If you contrasted Aamir Sohail&’s ruing of Pakistan&’s decline since they took to getting up to monkey business with the ball with England&’s Champions Trophy prosperity – allegedly – because of it, you knew why, in hopefully suitably updated language, one man&’s pizza, or pasta, was another one&’s poison. And, given that you can’t really bypass England&’s denials and condemn them to bottomless perdition after the trial by the media, their well-chronicled, sharply worded righteous indignation was a world apart from the stony Pakistani silence that succeeded Sohail&’s spiel.
He’d blamed it on Imran Khan, who, truth to tell, didn’t really emerge from this trans-continental verbal back-and-forth, even if it wasn’t charged with any serious combative impulses, with his face unsullied. Pakistan&’s World Cup-winning skipper never really denied that he’d done it – it&’s in Ivo Tennant&’s book and a London tabloid duly blew it up when it came out – but never failed to say, simultaneously, that ball-tampering was as old as the game itself.
He was also reported to have said that everyone on the circuit knew everything about it and that the English media exploded in utterly dishonest fury only when England were at the receiving end of it.
But it was Bob Willis who had this time around voiced the earliest allegation against England and if no one was asking if Imran Khan, the Tehriq-i-Insaf boss, would some time in the future allow himself the perfidies he periodically accused his political peers of and then blame his own ways on the precedents set by them, well might it have been attributable to a general awareness of the country&’s cricketing image, such as it is, being more important than any of its cricketers’ thought process, whatever it is. That, though, is no reason why at least such Pakistanis as profess a serious interest in the game&’s past shouldn’t try to find out if the bit about ball-tampering being hoary antiquity&’s bequest is a correct, truthful interpretation of history. Old, if not ancient, accounts of the game of the English summer suggest a more or less level playing field until restrictive pieces of legislation, inclusive of those pertaining to the institutionalised use of pitch covers, and improvements in the batsman&’s playing paraphernalia swung things the other way.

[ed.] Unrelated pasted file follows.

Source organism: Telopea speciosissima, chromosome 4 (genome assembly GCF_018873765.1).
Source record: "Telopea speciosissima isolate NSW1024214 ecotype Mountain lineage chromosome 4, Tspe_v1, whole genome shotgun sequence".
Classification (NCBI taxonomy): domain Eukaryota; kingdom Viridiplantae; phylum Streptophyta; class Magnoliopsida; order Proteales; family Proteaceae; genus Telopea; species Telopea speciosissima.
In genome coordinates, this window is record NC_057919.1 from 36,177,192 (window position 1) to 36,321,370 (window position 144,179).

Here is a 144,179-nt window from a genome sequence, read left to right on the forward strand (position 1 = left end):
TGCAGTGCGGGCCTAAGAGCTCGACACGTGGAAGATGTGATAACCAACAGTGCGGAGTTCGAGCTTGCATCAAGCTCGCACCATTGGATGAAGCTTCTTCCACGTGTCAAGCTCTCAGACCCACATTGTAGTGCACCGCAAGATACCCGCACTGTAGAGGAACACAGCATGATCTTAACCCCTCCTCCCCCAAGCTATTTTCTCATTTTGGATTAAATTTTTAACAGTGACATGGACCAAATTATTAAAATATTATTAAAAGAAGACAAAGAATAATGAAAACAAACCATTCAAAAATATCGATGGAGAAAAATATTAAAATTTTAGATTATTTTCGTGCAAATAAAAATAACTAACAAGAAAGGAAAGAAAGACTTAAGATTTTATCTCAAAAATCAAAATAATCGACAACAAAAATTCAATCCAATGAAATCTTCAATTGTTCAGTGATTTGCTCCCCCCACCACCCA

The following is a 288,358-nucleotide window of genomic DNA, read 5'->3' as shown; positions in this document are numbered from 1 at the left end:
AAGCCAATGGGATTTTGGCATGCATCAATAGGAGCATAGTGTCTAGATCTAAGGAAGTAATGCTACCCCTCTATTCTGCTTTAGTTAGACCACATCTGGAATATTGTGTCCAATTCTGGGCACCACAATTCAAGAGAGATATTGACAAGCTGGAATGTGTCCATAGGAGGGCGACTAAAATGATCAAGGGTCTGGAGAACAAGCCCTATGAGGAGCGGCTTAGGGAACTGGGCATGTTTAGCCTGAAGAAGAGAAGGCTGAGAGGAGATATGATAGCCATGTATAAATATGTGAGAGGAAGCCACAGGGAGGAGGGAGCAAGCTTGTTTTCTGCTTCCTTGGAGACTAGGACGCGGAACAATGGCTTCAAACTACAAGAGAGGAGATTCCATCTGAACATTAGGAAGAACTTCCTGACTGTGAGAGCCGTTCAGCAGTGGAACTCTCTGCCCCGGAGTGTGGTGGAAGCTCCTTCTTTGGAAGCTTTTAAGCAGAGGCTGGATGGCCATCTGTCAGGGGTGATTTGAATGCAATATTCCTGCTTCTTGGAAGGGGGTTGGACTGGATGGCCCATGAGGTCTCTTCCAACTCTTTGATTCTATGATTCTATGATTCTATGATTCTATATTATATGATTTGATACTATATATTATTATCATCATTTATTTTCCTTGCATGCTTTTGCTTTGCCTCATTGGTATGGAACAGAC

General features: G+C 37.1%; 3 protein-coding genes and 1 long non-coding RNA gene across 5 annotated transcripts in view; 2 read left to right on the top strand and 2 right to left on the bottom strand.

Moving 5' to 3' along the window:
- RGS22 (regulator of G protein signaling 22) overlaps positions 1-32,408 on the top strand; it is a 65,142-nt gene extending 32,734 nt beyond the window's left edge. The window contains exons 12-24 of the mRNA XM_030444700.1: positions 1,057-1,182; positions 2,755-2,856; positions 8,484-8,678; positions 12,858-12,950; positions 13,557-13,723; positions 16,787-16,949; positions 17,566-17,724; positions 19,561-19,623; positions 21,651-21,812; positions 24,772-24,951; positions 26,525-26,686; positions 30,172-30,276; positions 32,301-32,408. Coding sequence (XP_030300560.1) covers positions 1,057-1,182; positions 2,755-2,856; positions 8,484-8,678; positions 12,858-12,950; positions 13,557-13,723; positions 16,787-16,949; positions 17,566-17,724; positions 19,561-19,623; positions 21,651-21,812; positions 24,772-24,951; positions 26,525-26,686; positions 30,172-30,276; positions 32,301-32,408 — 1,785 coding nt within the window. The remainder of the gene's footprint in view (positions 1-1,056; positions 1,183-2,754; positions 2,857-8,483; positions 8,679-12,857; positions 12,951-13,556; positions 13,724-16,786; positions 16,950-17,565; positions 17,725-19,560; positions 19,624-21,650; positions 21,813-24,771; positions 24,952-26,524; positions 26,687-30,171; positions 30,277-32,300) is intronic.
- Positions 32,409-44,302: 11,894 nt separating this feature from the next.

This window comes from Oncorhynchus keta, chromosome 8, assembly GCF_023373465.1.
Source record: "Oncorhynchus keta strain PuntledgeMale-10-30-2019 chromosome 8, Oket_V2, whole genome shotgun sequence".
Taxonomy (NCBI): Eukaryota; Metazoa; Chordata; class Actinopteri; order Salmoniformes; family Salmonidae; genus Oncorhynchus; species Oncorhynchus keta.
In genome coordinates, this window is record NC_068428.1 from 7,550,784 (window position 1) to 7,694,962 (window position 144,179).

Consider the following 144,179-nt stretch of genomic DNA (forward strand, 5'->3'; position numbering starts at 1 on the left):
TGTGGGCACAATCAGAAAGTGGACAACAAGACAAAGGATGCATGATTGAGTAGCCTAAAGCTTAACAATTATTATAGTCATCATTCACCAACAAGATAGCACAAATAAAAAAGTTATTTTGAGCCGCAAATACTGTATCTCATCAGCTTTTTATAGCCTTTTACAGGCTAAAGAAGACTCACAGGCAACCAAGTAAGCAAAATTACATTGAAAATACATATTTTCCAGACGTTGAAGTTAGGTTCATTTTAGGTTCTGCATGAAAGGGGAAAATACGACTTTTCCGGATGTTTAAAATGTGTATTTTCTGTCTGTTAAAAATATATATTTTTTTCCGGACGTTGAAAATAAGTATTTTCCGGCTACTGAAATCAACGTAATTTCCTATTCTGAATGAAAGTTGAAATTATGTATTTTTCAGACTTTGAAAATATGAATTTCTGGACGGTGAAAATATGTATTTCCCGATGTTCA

RC Robertson-Glasgow likened bowlers to kings and batsmen, to cows in an example of humorous exaggeration which, in a purely contemporary context dominated by the profusion of limited-over games, 50-50 as well as Twenty20, would seem absurd, plain and simple. But Shoaib Akhtar, among others, let it be known that cricket wouldn’t have found itself saddled with as many bowling-specific controversies as it did in his day if its legal guardians were only a little more sensitive to the competitive requirements of the bowler for the game to be even and, thus, entertaining.
Which is where you might find yourself asking what the International Cricket Council&’s – and the cricket-playing countries’ – putatively technical committees do when they get together. It isn’t the ball alone that they tamper with, right?